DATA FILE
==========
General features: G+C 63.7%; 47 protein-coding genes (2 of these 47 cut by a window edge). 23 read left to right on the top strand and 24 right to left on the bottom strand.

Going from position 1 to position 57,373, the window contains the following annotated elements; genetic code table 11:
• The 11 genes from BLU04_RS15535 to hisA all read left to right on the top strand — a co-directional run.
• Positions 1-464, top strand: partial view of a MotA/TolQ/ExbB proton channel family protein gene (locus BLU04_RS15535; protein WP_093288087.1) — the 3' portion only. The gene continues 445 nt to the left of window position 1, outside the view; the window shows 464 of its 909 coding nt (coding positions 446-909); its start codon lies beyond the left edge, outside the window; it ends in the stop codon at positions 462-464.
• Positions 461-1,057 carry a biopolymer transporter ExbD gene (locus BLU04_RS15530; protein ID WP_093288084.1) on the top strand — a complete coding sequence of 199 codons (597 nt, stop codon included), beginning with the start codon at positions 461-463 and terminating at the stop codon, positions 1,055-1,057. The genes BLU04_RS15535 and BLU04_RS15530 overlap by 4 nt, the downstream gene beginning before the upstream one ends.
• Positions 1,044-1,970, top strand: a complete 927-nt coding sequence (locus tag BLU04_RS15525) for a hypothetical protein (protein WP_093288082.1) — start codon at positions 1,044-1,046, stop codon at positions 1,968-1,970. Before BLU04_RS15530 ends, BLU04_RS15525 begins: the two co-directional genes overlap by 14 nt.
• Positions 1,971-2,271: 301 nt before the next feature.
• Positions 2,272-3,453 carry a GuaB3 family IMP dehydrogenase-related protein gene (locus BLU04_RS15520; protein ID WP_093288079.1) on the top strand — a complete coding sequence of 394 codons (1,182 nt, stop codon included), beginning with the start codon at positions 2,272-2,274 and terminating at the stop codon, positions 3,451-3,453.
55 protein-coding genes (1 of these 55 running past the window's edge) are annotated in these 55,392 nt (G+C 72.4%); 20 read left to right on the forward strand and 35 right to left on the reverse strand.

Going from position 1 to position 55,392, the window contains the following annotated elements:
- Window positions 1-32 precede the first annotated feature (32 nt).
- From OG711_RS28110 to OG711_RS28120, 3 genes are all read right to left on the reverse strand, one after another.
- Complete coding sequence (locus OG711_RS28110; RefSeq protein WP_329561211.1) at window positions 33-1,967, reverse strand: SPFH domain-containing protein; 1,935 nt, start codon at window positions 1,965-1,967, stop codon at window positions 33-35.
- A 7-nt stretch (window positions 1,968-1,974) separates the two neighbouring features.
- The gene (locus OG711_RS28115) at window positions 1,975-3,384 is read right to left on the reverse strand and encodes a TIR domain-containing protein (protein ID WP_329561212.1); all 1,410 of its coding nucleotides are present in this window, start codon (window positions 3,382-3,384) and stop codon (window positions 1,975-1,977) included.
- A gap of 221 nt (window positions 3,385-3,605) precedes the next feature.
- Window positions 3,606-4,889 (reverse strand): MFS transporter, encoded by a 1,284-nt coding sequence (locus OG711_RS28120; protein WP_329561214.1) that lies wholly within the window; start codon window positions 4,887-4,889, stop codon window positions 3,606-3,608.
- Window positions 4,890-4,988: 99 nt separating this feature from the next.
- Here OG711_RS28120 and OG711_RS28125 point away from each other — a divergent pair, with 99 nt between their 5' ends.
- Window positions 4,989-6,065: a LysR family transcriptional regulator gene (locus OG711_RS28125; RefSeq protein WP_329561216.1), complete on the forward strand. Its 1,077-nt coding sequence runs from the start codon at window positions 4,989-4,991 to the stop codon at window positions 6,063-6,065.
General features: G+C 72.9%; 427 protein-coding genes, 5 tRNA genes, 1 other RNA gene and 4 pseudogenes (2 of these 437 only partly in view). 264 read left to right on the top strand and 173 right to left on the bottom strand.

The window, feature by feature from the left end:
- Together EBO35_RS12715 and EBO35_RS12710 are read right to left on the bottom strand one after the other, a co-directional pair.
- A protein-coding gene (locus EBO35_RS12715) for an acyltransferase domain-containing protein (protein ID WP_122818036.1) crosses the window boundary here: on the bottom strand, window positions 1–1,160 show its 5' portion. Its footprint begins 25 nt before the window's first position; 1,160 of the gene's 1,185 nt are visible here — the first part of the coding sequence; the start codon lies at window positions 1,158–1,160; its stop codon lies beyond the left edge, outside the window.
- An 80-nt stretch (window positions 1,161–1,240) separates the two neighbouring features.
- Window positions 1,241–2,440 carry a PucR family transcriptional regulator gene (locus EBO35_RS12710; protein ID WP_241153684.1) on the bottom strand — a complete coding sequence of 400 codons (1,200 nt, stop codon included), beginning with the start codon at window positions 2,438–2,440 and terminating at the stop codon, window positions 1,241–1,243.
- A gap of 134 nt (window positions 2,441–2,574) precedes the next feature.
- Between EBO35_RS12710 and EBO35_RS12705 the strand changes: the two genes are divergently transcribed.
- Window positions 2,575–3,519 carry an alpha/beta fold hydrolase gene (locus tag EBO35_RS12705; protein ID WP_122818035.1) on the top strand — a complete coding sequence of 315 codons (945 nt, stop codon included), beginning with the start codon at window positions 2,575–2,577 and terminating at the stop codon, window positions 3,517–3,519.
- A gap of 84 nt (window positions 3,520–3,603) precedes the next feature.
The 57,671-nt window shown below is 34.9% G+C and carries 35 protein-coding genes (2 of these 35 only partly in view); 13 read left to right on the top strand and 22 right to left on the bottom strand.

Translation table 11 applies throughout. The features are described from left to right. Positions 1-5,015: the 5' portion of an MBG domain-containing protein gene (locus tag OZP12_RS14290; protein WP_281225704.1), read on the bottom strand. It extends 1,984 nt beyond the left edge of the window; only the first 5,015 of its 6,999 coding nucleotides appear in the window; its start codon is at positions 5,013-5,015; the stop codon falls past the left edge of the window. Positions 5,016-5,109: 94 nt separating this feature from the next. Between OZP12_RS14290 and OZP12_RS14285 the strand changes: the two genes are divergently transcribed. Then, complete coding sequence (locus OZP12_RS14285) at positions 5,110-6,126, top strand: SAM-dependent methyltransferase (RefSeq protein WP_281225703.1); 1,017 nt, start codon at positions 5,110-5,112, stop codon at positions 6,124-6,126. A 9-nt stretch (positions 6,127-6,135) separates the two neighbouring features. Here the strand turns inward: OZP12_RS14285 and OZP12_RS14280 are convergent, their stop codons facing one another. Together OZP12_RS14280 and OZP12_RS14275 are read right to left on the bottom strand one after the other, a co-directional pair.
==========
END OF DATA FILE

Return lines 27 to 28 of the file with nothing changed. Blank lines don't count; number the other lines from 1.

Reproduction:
- A gap of 134 nt (window positions 2,441–2,574) precedes the next feature.
- Between EBO35_RS12710 and EBO35_RS12705 the strand changes: the two genes are divergently transcribed.